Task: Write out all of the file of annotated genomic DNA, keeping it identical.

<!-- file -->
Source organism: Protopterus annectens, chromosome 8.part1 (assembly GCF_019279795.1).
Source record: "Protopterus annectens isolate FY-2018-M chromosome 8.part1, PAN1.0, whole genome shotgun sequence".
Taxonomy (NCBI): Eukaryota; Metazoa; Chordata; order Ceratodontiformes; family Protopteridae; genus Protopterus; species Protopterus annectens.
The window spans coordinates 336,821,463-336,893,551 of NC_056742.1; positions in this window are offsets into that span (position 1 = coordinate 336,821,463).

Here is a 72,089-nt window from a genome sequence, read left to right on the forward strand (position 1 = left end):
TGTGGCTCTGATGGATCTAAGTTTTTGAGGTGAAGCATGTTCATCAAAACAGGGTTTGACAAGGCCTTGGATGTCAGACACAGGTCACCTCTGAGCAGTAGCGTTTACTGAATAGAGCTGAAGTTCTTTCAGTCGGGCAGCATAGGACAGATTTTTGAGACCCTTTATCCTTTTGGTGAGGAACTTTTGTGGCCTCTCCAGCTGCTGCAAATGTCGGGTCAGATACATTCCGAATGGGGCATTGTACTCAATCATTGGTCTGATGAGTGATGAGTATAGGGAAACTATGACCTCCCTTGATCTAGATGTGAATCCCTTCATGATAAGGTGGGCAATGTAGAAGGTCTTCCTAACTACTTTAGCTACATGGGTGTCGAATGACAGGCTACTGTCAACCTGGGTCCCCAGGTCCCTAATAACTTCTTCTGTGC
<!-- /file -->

Source organism: Protopterus annectens, chromosome 8.part1 (assembly GCF_019279795.1).
Source record: "Protopterus annectens isolate FY-2018-M chromosome 8.part1, PAN1.0, whole genome shotgun sequence".
Taxonomy (NCBI): Eukaryota; Metazoa; Chordata; order Ceratodontiformes; family Protopteridae; genus Protopterus; species Protopterus annectens.
The window spans coordinates 336,821,463-336,893,551 of NC_056742.1; positions in this window are offsets into that span (position 1 = coordinate 336,821,463).

Here is a 72,089-nt window from a genome sequence, read left to right on the forward strand (position 1 = left end):
TGTGGCTCTGATGGATCTAAGTTTTTGAGGTGAAGCATGTTCATCAAAACAGGGTTTGACAAGGCCTTGGATGTCAGACACAGGTCACCTCTGAGCAGTAGCGTTTACTGAATAGAGCTGAAGTTCTTTCAGTCGGGCAGCATAGGACAGATTTTTGAGACCCTTTATCCTTTTGGTGAGGAACTTTTGTGGCCTCTCCAGCTGCTGCAAATGTCGGGTCAGATACATTCCGAATGGGGCATTGTACTCAATCATTGGTCTGATGAGTGATGAGTATAGGGAAACTATGACCTCCCTTGATCTAGATGTGAATCCCTTCATGATAAGGTGGGCAATGTAGAAGGTCTTCCTAACTACTTTAGCTACATGGGTGTCGAATGACAGGCTACTGTCAACCTGGGTCCCCAGGTCCCTAATAACTTCTTCTGTGC